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I live in Bedford, England. Having retired from teaching; I am now a research student at the University of Bedfordshire researching into Threshold Concepts in the context of A-level Physics. I love reading! I enjoy in particular fiction (mostly great and classic fiction although I also enjoy whodunnits), biography, history and smart thinking. I have also recently become a keen playgoer to London Fringe Theatre. I enjoy mostly classics and I read the playscripts and add those to the blog. I am a member of Bedford Writers' Circle. See their website here: http://bedford-writers.co.uk/ Follow me on twitter: @daja57

Sunday, 30 August 2009

"The Riddle and the Knight" by Giles Milton

This book searches for the truth behind the Travels of Sir John Mandeville.

Giles Milton is the author of Nathaniel's Nutmeg, a delightful account of the man who fought to keep a spice island from the Dutch and, even though he lost the battle, inadvertently won New York for England. This book is constructed in the manner of minority channels' documentaries that promise exciting revelations just before every commercial break; they last an hour but the meat is packed into the last ten minutes. In the same way Nathaniel's Nutmeg kept promising what was revealed in the last chapter; however there was sufficient colour to keep one going.

Similarly this book is really very thin on the ground in terms of actual discoveries and revelations and is heavily padded with (charming, interesting and funny) descriptions of the author's travels through the middle east in order to verify the truth about Sir John. I felt at times that the book was the script for a TV documentary in which the presenter wanders round modern day cities describing "the scenes Sir John would have seen".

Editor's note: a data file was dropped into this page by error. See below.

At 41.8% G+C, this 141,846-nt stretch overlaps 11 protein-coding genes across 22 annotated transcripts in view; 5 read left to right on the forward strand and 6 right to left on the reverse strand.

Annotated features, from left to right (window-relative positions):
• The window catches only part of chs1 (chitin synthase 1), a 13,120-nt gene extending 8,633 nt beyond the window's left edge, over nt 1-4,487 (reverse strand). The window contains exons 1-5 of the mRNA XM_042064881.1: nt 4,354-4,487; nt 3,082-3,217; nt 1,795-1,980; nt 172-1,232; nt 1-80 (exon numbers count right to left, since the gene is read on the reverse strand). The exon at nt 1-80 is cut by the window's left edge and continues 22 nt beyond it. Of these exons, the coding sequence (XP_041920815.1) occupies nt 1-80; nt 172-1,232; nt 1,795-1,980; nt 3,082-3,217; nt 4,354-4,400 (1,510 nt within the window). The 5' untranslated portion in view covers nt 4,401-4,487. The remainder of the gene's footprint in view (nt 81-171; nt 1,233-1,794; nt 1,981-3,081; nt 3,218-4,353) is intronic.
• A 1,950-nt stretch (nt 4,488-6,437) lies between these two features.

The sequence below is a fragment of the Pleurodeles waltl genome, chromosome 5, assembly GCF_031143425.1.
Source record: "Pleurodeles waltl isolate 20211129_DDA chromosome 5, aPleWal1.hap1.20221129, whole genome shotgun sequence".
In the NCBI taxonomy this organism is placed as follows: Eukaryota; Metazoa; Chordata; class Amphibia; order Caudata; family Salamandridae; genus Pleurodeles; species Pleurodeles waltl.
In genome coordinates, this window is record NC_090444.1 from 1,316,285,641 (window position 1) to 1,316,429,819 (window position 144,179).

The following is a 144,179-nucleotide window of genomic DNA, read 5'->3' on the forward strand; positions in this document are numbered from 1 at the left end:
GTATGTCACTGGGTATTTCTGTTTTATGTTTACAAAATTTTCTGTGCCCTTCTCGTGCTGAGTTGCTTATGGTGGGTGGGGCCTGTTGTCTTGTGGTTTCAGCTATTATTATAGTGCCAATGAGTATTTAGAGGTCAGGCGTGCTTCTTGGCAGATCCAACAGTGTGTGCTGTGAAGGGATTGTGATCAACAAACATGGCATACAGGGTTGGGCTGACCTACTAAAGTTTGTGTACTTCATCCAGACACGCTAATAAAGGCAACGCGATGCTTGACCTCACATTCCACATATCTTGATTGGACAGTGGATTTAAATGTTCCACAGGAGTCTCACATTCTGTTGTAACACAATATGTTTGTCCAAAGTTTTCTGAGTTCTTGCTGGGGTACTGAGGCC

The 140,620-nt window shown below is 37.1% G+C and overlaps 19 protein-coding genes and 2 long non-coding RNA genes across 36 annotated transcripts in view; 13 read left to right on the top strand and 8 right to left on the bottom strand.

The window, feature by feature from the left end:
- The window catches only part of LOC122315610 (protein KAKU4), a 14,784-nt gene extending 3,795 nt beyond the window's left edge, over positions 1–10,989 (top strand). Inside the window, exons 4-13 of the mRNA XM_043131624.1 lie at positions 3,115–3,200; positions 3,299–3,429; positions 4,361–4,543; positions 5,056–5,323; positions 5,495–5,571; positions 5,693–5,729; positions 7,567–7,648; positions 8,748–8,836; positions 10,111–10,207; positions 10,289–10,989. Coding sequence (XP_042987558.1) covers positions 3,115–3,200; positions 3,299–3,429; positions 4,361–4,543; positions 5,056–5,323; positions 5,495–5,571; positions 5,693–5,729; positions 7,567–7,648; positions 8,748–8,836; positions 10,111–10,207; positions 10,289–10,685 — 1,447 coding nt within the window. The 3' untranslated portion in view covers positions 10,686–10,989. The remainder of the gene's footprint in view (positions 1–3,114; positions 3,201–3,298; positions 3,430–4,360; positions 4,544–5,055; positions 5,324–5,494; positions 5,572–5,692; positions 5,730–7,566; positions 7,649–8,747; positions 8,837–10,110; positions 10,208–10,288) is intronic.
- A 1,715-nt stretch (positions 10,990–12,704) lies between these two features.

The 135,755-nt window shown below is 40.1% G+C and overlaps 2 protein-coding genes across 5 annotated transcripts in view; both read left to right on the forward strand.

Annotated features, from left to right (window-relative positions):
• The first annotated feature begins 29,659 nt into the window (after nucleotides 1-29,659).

Milton works hard to verify details of Sir John's book. This is necessary because many authorities point to the wealth of extravagant detail (eg "men with no heads") to suggest that Sir John never travelled or even that he never existed (although someone must have written the book). So Milton takes great triumph in discovering details that seem to suggest Sir John is wrong (a missing orb in a bronze statue of Justinian on horseback) and yet prove him right (the orb was damaged and was being repaired when Sir John was in town).

Milton also tries to track Sir John down and suggests he was born in St Albans, he visited Scotland in 1312; was pardoned for his role (with his overlord, Humphrey de Bohun) in the murder of Piers Gaveston in 1313; had his father ransomed from Bannockburn in 1314 (Robert Bruce had an English estate not far from Black Notley near St Albans where Sir John lived and contributed to the ransom); that he was a clerk who worked on negotiations between Edward II and Robert Bruce in 1320; that he sold land in 1321; then was involved with the 1322 abortive rebellion of Humphrey de Bohun which was put down at Boroughbridge and fled abroad. Exactly how he knew he would have to sell land in 1321 so he had the readies with which to flee the following year is not made clear. He then returned to England in 1356, wrote his book and died shortly afterwards.

Which is rather less than the 280 pages Milton takes!!!

Page 163 particularly annoyed me: Milton quotes a paragraph in Latin "the significance of which even my schoolboy Latin could detect" and then FAILS TO GIVE A TRANSLATION. Why do authors do that??? It is so affected: I can do Latin and I expect anyone who is reasonably well educated to do the same.

A mildly interesting book but so much more could have been made of it. Milton says he took ten months to research it. Doesn't show.

August 2008, 280 pages.

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